**I received a complimentary copy of this book from the publisher in return for an honest view.**

 

This review was originally posted on Romantic Historical Reviews:

VIRTUAL TOUR: The Winter Crown by Elizabeth Chadwick

 

 

 

 

 

 

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Katherine - Anya Seton

Genre: Historical Romance (England 1366-1403)

Cover Blurb:

This classic romance novel tells the true story of the love affair that changed history—that of Katherine Swynford and John of Gaunt, Duke of Lancaster, the ancestors of most of the British royal family. Set in the vibrant 14th century of Chaucer and the Black Death, the story features knights fighting in battle, serfs struggling in poverty, and the magnificent Plantagenets—Edward III, the Black Prince, and Richard II—who ruled despotically over a court rotten with intrigue. Within this era of danger and romance, John of Gaunt, the king’s son, falls passionately in love with the already married Katherine. Their well-documented affair and love persist through decades of war, adultery, murder, loneliness, and redemption. This epic novel of conflict, cruelty, and untamable love has become a classic since its first publication in 1954.

♥♥♥♥♥♥

Anya Seton’s Katherine has pride of place on my bookshelf. Its hard-backed cover is tatty and falling apart; I ‘borrowed’ it from a communal bookshelf in my WRNS quarters when I was a seventeen year-old girl and herewith confess my crime – I never returned it. It’s THAT book, that ONE book that one never forgets, the one that started my fascination with the Plantagenet dynasty and John of Gaunt in particular, and it is a fascination that has never faded. It says a lot about a book when it has rarely been out of print in over sixty years and whose heroine has her own followings, FB groups and associations.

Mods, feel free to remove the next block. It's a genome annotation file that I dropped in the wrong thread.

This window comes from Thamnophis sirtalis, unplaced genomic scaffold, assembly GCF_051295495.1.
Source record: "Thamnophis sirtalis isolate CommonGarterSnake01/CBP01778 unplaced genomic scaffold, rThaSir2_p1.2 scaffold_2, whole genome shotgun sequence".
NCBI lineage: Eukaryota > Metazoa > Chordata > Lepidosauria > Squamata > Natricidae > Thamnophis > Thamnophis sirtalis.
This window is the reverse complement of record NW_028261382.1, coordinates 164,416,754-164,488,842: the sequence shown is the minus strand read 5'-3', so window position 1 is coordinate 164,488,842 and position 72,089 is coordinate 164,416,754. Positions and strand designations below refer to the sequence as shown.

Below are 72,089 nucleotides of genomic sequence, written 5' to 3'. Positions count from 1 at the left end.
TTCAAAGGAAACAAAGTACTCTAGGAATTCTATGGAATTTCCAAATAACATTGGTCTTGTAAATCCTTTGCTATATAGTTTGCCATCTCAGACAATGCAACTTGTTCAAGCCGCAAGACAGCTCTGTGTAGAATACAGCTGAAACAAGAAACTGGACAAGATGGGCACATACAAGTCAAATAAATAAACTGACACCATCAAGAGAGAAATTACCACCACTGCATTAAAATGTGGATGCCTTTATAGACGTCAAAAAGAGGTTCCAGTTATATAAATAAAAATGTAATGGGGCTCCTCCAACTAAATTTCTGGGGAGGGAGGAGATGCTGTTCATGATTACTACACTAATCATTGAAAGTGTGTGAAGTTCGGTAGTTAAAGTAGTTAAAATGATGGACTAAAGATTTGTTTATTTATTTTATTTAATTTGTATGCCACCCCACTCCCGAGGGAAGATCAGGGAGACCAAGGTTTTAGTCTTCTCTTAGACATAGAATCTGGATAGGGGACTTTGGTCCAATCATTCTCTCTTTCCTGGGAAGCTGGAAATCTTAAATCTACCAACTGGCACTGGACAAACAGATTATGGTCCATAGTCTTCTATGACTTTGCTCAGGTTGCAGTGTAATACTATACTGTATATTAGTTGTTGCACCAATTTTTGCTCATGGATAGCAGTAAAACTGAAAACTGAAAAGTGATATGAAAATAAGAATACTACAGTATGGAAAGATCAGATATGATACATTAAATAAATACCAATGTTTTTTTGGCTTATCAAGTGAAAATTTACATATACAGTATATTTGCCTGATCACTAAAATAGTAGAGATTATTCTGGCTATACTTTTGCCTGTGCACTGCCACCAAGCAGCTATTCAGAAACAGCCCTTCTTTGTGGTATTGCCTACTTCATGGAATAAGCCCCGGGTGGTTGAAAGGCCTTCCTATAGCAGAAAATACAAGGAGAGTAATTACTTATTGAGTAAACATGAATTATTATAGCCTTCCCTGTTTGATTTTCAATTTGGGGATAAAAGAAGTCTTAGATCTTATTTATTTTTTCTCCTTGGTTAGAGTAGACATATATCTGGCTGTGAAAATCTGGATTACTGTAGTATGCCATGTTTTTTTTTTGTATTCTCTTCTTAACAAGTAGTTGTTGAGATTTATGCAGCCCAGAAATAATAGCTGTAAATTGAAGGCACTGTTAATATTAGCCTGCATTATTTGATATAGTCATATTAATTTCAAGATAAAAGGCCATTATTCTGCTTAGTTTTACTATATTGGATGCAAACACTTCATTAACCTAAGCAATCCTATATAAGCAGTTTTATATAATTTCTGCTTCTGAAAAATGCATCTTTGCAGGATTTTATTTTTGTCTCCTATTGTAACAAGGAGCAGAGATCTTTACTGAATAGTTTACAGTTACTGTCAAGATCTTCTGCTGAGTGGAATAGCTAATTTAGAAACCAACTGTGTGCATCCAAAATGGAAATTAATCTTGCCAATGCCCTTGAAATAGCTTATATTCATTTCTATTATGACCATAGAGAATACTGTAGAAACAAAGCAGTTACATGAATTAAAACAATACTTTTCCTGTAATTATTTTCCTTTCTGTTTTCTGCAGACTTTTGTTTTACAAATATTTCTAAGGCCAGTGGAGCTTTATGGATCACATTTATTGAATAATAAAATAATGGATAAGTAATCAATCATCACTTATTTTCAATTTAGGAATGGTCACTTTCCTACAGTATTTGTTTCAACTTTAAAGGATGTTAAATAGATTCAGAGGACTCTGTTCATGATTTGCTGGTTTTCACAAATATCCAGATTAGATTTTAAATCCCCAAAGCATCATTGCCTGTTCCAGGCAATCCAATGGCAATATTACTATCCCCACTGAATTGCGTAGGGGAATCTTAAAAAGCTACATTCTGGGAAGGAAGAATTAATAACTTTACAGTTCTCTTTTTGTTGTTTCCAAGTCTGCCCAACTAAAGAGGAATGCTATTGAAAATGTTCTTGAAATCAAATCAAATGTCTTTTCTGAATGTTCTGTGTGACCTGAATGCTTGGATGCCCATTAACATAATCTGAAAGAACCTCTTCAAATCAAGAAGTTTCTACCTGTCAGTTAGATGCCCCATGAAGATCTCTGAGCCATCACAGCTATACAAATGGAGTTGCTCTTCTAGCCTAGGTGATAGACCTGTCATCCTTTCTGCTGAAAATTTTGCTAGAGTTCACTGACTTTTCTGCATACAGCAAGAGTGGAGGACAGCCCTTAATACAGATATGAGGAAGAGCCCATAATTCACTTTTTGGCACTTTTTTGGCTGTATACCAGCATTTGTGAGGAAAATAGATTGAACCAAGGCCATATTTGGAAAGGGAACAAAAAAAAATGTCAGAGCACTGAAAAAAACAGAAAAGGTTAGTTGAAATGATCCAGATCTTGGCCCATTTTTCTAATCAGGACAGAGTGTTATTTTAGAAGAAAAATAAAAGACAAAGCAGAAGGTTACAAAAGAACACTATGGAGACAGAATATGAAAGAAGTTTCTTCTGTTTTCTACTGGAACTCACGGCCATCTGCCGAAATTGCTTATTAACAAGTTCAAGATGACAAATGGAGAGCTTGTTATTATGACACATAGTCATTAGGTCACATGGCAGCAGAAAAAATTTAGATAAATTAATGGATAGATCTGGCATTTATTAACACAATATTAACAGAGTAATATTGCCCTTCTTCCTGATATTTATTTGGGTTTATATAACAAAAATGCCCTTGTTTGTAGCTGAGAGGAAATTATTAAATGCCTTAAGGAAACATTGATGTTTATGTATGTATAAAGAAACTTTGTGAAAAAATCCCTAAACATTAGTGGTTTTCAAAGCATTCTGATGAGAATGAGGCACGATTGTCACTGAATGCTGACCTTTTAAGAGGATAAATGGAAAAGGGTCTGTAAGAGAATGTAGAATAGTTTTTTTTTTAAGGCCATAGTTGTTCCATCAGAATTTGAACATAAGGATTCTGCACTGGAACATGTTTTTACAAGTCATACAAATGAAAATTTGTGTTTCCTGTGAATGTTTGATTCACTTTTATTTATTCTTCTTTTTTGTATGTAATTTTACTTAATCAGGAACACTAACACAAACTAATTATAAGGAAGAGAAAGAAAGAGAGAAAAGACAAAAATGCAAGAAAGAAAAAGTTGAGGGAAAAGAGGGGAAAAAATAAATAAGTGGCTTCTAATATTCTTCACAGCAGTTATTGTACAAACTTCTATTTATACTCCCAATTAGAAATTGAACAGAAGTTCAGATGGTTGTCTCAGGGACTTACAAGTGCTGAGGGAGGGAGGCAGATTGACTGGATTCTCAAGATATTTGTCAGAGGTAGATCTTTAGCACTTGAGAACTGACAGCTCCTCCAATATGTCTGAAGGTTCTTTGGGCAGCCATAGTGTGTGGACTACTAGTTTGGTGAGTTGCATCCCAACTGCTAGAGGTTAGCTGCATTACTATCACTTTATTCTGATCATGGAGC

Katherine Swynford was a living, breathing person and her love affair with one of the most powerful men of his time is unforgettable. Obviously Anya Seton ‘padded-out’ the story of this insignificant girl and the glorious Duke of Lancaster but there can be little doubt that this golden god of a man, third son of Edward III, actually loved the woman whom he eventually married.

Anya Seton became intrigued by the story of this little known medieval woman after reading mention of her in a biography about the poet and writer Geoffrey Chaucer, to whom Katherine’s sister, Phillippa was married. She is the ancestor of not one but FOUR great Royal houses, and luckily for us, Ms. Seton travelled to England from America to carry out her research and to tell what I believe to be one of the most beautiful love stories of all time.

Katherine de Roet was the daughter of a Flemish herald and although beautiful (so we’re told by Chaucer and other contemporary sources) was as poor as a church mouse and as insignificant as one too, especially in comparison to the courtiers of Edward III’s entourage. At that time she would have been well below the notice of the great John of Gaunt who had married for dynastically advantageous reasons, as was most often the case with the nobility. Blanche of Lancaster was both beautiful and well dowered, in riches and lands. The sixteen-year-old Katherine was married off to Sir Hugh Swynford, a lowly knight in Lancaster’s retinue and was sent off to live at his run-down Manor House in Lincolnshire – the gatehouse of which still stands today. Blanche of Lancaster bore the Duke three children, including the future Henry IV, but she died at an early age of the plague, and it is believed that Katherine Swynford nursed her until her death, or, at least, this is how Anya Seton explains Katherine becoming known to the Duke. At some point after Blanche’s death and later Hugh Swynford’s too, Katherine and John of Gaunt became lovers and she bore him four illegitimate children over a period of approximately ten years, who became known as the Beauforts.